Today it feels inevitable that the semiautomatically insane would themselves create their most powerful opposition from the survivors of their massacres. But it never occurred to me that this would come to pass until I heard the voice of Emma Gonzalez, an 18 year old survivor of the Marjorie Stonemason Douglas. “We are going to be the last massacre!” she commanded with a power that let me believe she could make it stick! As Emma and her schoolmates organize school walkouts and marches, I am praying with every cell in my body that they will succeed, and that I can figure out some tangible way to support them. Maybe we Elders should march in solidarity – the class of 1964 supporting the class of 2018? Maybe our presence would deter “Nazi counter-protesters” from driving into crowds. Or maybe we should send our ticket money to pay for some young person who can’t afford the fare? Is anyone else thinking about this?
I’ll bet Marjorie Stonemason Douglas is dancing all over heaven about how the kids at her namesake school are moving against the killers of their classmates. Ms Douglas was the force-of-nature journalist who led the fight that saved the Everglades. I heard her interviewed once not long before she died at 108 years old. She spoke of the Everglades as a “River of Grass” that supported the entire natural infrastructure of South Florida. Explaining this, her voice was hushed with age, tiny. But when the interviewer asked how she could possibly argue with the fact that draining the Everglades for sugar growing and condominiums would create jobs and commerce – Marjorie Stonemason Douglas came out of her chair. Her voice was one of the strongest, surest sounds I have ever heard when she shouted: ”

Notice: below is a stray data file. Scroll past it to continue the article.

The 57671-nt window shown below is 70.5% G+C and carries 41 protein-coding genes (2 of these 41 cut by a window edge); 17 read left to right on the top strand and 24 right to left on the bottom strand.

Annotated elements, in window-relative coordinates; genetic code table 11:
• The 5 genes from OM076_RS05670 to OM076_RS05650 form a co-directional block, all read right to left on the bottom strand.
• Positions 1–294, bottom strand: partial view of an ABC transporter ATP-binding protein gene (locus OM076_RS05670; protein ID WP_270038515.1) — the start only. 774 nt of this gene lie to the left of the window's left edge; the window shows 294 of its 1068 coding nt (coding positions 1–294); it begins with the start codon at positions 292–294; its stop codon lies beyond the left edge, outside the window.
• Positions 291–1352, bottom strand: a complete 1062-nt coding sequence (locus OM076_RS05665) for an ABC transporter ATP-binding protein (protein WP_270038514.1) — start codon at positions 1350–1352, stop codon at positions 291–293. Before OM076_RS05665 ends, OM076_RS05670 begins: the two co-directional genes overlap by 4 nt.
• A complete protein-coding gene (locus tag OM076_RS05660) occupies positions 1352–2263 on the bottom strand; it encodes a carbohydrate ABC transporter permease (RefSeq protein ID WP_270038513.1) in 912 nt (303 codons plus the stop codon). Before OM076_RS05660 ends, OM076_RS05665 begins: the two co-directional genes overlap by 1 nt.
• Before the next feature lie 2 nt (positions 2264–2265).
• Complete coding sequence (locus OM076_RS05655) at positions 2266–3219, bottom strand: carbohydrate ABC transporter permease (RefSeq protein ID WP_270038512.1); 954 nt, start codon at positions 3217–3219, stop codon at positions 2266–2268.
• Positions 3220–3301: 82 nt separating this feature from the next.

“It doesn’t matter that they’re making money off it!”
I’ll bet Marjorie would shout the same thing to the manufacturers of the AR-15, the gun that murdered children in her school (it’s always the AR-15.) I’m sure I heard echoes of Marjorie’s power in the 18 year old voice of Emma Gonzales and the other kids who have been speaking out.
“The arc of history is long”, said Martin Luther King, “but it bends towards justice.” And today I am looking for ways to align myself firmly with this arc bending towards justice for our young people who are standing up against the long and persistent injustice of being slaughtered in their schools.
For all my good and beloved gun-owning friends, my cousins who love hunting and my neighbors who have guns to keep safe in their homes and keep coyotes off their animals – I’m not talking about your guns. I’m talking about assault weapons, battlefield-capacity magazines, background checks so nut jobs can’t go on shopping sprees, restrictions so they can’t buy military weaponry out the backs of cars. It feels important to say this because as I get older, love and gratitude keeps showing me more clearly the middle ground where so many good and important things can happen. I was a hot head in my youth, but I’ve had the treasure of living long enough to grow out of it. Now I’m an old woman in the middle between no guns ever and all guns always. Let’s not let ourselves be split from coming together in this fertile middle ground.
Just as I’m ready to post, momentum is gathering. The organizers of the Women’s March are lending a hand. The beautiful stars of screen and human rights, George and Amal Cloony have donated money. A friend in the grocery store invites me to a march in LA on March 24. It’s rolling. But is there some further contribution we can make as old people, grandparents, grandPeople? What is it that only we who live long can give to support these heroic and heartbroken young people as they make this just and necessary and dangerous stand?